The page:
As I said in my last entry we tend to build software systems for the hardware that we have now and not for the hardware that will exist when the system is mature. To get a glimpse of what is next for software systems we should look at the shape of hardware to come.
According to Moore, the semiconductor people can see 3 technology generations ahead where each generation is about 2 years. They get a doubling of density every 21 or so months. Thus it is safe to extrapolate over the next 6 years, in which time semiconductor density will multiply by a factor of at least 8. Six years ahead is a good target for the software systems that we are designing now.
Given that a current rack server or blade has 2 dual core processors and 4 Gigs of memory, the same system in 6 years time will have 32 processors and 32 Gigs of memory. As I noted previously processors will not get much faster, so extra performance comes from more processors. There is no doubt that this configuration is viable as it is the spec of a typical mid to high end server that you can buy now. A high end system will have several hundred to a thousand processors and perhaps a terabyte of main memory.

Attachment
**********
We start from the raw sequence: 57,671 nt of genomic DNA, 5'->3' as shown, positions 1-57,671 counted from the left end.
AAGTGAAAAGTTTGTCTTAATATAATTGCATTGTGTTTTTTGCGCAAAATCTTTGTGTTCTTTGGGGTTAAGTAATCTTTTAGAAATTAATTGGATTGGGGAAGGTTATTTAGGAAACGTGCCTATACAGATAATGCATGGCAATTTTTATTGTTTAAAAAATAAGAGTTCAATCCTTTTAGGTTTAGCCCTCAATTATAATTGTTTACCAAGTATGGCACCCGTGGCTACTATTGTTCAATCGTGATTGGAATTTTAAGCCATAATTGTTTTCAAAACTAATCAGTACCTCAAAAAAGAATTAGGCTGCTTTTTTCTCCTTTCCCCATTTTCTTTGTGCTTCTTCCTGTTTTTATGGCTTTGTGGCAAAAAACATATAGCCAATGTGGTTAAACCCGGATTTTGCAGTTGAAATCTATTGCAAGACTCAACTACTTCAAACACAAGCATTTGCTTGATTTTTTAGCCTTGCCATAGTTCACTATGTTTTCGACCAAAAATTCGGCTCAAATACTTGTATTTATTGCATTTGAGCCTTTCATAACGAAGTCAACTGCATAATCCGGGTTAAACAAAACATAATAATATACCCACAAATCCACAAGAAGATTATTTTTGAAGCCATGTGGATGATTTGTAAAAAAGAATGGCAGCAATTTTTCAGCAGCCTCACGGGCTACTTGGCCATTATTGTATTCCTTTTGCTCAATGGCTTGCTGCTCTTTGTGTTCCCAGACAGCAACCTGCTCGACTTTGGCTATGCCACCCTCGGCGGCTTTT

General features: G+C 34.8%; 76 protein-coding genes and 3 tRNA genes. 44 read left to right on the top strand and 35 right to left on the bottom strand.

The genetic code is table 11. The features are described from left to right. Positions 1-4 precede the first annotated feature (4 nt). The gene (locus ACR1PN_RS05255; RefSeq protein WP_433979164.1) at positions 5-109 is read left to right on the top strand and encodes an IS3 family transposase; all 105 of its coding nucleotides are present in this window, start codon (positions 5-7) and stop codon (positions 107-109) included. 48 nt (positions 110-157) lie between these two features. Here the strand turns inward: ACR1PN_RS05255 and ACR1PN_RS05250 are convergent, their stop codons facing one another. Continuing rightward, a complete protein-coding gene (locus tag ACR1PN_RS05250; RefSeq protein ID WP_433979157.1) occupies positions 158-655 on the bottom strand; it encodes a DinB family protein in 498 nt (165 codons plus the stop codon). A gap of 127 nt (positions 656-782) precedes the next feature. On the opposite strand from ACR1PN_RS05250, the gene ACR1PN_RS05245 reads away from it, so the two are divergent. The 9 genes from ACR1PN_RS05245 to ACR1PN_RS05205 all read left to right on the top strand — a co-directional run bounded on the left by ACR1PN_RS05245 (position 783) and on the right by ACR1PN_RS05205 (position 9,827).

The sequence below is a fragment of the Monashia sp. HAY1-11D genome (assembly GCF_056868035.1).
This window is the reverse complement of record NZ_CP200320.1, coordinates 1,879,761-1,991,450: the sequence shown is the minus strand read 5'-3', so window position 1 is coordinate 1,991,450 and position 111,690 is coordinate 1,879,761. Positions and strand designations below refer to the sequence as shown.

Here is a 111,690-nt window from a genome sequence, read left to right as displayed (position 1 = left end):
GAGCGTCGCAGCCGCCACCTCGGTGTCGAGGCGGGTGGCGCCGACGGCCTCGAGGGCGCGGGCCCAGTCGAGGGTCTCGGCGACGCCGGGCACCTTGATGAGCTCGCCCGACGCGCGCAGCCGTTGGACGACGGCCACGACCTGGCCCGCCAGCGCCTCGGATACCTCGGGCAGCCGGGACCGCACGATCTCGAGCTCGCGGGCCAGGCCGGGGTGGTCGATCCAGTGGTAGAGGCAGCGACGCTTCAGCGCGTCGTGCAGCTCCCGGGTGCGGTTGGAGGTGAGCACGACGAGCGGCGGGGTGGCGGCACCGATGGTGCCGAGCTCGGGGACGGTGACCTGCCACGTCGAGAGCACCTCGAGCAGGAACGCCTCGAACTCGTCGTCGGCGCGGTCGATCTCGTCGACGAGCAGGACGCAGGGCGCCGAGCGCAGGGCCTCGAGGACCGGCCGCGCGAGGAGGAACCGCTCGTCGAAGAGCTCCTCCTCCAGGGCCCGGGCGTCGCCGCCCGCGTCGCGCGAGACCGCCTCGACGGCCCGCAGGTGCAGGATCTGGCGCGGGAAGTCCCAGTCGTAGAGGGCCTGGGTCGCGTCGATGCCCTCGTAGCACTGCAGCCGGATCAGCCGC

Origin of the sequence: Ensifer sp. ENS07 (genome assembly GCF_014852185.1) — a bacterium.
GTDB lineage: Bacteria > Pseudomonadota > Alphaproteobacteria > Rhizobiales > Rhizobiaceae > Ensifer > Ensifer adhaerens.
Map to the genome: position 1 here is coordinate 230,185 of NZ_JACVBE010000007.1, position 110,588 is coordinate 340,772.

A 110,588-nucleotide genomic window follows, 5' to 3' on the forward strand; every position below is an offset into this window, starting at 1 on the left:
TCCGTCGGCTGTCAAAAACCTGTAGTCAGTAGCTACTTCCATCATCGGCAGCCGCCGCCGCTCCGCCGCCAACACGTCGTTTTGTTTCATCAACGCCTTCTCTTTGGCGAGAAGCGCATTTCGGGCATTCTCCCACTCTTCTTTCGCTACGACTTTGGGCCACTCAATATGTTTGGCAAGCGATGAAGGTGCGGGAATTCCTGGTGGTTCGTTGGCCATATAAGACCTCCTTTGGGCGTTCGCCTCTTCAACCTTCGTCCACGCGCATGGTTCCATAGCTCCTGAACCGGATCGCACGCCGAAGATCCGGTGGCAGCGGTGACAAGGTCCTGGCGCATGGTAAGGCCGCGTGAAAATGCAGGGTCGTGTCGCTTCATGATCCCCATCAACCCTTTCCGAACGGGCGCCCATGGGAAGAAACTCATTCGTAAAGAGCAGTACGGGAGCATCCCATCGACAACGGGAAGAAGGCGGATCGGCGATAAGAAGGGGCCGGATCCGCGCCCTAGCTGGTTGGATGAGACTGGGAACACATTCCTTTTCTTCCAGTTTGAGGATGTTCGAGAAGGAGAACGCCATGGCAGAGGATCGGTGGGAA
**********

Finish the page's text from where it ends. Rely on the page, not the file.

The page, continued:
What does this mean for software? Well the obvious conclusions are 64 bits to address the large memory and concurrent programs to use all the processors. Slightly more subtle is the conclusion that all data can fit into main memory except for a small number of special cases. All data in main memory turns existing database systems on their head, so a specific conclusion is that we will see a new generation of data management systems.